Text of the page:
Communications (including Telecommunications)

The Digital Media Association (whose members include Amazon, AOL, Apple, Microsoft, Motorola, MTV Networks, Nokia, Pandora Media, Real Networks, Sony Connect, Yahoo! and YouTube) in a case presenting the lawfulness of copyright royalty rates for commercial webcasting services. Intercollegiate Broadcast System, Inc. v. Copyright Royalty Bd., 571 F.3d 69 (D.C. Cir. 2009); 574 F.3d 748 (D.C. Cir. 2009).

The National Cable & Telecommunications Association in connection with digital must-carry rules before the Federal Communications Commission (comments submitted to the FCC on July 16, 2007).

A group of local telephone companies including Ameritech, BellSouth, and SBC Communications (now part of AT&T Corp.) and Bell Atlantic (now part of Verizon Communications) in a case involving state utility commission regulation of the “just and reasonable” terms for local interconnection arrangements. Federal Communications Commission v. Iowa Utilities Board, 524 U.S. 949 (1998); AT&T Corp. v. Iowa Utilities Bd., 525 U.S. 366 (1999); Iowa Utilities Bd. v. F.C.C., 219 F.3d 744 (8th Cir. 2000); Iowa Utilities Bd. v. F.C.C., 120 F.3d 753 (8th Cir. 1997). See 1998 WL 401619, 1998 WL 404272, 1998 WL 34103604, 1998 WL 34103078, 1997 WL 33549399, 1997 WL 33485640 (briefs) (U.S. Supreme Court and U.S. Court of Appeals for the Eighth Circuit).

Creditors of a communications company in a case presenting the question whether the Federal Communications Commission acted lawfully in retroactively cancelling communications licenses based on the licensee’s failure to make timely installment payments while in Chapter 11 proceedings. FCC v. NextWave Personal Communications, Inc., 537 U.S. 293 (2003).

A Washington, D.C., policy group in a complex discovery dispute related to the Sony hack and the Mississippi Attorney General’s investigation of a major technology company.

EchoStar Communications (now part of DISH Network Corp.) in a case presenting the question whether the Satellite Home Viewer Act of 1988 is an unconstitutional abridgement of speech under the First Amendment. EchoStar Communications, Inc. v. CBS Broadcasting, Inc., 535 U.S. 1079 (2002).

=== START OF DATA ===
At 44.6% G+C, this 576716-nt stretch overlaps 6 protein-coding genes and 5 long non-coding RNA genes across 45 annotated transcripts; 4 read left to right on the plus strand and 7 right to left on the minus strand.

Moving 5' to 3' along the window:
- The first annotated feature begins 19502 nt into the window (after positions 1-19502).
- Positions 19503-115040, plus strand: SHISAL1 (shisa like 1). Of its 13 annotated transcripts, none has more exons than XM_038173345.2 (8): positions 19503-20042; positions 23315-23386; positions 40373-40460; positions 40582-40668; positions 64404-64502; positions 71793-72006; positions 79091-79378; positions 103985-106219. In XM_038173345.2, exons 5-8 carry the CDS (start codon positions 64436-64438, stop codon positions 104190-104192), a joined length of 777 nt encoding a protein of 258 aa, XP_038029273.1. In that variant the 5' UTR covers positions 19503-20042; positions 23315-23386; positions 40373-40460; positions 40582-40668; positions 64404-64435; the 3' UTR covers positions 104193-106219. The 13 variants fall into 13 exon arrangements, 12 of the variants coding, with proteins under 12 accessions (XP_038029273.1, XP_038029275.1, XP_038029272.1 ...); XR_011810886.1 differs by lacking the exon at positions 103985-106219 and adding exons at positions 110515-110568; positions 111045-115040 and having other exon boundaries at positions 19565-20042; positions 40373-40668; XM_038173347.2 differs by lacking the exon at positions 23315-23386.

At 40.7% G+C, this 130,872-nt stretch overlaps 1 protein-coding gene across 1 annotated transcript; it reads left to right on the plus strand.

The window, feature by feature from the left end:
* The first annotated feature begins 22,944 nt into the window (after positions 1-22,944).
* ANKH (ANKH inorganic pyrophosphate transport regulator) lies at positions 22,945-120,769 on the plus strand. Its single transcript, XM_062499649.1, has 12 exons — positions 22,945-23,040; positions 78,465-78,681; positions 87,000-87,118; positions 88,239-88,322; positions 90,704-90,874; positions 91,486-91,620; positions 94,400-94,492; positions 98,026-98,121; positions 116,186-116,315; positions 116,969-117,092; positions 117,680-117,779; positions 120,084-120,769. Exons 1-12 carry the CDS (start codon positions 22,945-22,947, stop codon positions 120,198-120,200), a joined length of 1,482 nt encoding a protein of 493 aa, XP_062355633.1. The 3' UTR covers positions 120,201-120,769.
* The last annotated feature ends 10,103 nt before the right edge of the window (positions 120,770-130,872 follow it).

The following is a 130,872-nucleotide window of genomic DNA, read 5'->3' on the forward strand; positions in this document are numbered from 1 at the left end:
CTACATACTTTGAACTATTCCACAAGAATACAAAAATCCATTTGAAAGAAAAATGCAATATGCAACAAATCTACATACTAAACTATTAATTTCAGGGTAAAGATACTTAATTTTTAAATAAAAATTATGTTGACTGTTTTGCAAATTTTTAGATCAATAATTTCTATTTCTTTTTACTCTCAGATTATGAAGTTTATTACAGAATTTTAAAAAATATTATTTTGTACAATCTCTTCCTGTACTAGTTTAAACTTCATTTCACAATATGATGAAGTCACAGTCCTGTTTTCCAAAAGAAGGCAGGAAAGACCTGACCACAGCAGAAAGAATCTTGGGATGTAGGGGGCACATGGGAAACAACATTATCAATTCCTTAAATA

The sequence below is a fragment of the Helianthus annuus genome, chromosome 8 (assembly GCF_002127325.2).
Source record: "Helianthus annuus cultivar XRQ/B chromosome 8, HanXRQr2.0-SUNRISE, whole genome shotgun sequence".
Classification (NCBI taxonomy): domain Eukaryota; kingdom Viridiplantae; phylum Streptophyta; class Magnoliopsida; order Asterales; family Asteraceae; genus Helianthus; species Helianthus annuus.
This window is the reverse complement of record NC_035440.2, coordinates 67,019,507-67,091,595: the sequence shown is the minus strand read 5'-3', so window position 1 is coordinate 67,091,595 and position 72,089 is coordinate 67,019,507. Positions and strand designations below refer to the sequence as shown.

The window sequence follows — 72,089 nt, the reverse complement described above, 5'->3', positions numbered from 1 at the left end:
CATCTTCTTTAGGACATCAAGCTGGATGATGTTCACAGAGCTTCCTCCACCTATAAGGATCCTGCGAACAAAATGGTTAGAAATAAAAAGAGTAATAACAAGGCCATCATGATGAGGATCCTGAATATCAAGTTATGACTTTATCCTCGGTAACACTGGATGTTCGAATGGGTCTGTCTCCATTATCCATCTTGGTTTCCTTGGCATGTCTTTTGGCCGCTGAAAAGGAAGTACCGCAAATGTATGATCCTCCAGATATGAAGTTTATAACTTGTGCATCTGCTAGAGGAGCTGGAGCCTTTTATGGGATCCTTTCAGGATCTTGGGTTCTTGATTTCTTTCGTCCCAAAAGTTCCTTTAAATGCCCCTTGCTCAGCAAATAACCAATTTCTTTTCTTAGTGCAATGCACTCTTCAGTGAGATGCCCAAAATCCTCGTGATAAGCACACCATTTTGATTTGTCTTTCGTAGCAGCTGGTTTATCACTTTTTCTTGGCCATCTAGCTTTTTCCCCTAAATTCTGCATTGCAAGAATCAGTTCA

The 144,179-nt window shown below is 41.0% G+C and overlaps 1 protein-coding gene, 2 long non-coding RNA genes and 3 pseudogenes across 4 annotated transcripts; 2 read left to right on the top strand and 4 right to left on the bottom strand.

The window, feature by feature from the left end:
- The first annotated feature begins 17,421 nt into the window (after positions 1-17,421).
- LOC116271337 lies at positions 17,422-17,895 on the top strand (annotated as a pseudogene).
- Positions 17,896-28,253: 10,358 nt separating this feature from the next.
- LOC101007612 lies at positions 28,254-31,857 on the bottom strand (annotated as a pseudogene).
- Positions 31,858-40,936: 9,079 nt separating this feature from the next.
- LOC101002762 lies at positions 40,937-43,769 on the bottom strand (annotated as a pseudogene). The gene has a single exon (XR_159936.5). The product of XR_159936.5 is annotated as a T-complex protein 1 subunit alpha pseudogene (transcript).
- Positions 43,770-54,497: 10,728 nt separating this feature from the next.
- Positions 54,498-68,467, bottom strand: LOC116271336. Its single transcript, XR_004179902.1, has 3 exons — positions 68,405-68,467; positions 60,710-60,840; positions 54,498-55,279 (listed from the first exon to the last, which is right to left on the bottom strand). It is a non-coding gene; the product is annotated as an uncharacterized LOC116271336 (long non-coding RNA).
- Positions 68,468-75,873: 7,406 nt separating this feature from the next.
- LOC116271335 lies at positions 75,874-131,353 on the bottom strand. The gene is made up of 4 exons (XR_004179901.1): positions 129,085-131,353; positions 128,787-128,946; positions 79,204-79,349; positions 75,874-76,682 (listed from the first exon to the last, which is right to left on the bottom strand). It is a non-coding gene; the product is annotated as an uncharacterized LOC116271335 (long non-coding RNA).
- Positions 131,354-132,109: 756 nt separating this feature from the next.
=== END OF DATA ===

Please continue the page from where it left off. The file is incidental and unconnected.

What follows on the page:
The Consumer Electronics Association in analysis of whether H.R. 3261, the Stop Online Piracy Act or “SOPA,” violates the First Amendment.

Bell Atlantic (now part of Verizon Communications) in a case involving whether a federal statute prohibiting telephone companies from providing video programming to their subscribers violated the First Amendment. United States v. Chesapeake and Potomac Telephone Co. of Virginia, 516 U.S. 415 (1996), 42 F.3d 181 (4th Cir. 1994), 830 F. Supp. 909 (E.D. Va. 1993). See 1996 WL 67164, 1995 WL 611730 (briefs) (U.S. District Court for the Eastern District of Virginia, U.S. Court of Appeals for the Fourth Circuit, and U.S. Supreme Court).

BellSouth Telecommunications (now part of AT&T Corp.), the U.S. Telephone Ass’n, Bell Atlantic, Bell Atlantic Video Services Co., GTE Serv. Corp. and GTE Media Ventures, Inc. (now part of Verizon Communications) in a case challenging the FCC’s rules for Open Video Services. City of Dallas, Tex. v. FCC, 165 F.3d 341 (5th Cir. 1999).

Time Warner in a case presenting the question of the constitutionality of a Federal Communications Commission rule that effectively prohibited media companies from providing broadcast-television speech in places where they own cable-television systems. Fox Television Stations, Inc. v. FCC, 280 F.3d 1027 (D.C. Cir. 2002), 293 F.3d 537. See 2001 WL 36039079 (brief) (U.S. Court of Appeals for the District of Columbia Circuit).

Time Warner in a case presenting the question whether federal statutory provisions limiting the total number of subscribers that a cable television system operator may serve through cable systems that it owns, and limiting the number of channels a cable system may occupy with affiliated programming, violate the First Amendment. Time Warner Entertainment Co. v. FCC, 531 U.S. 1183 (2001). See 2001 WL 34117635 (brief) (U.S. Supreme Court).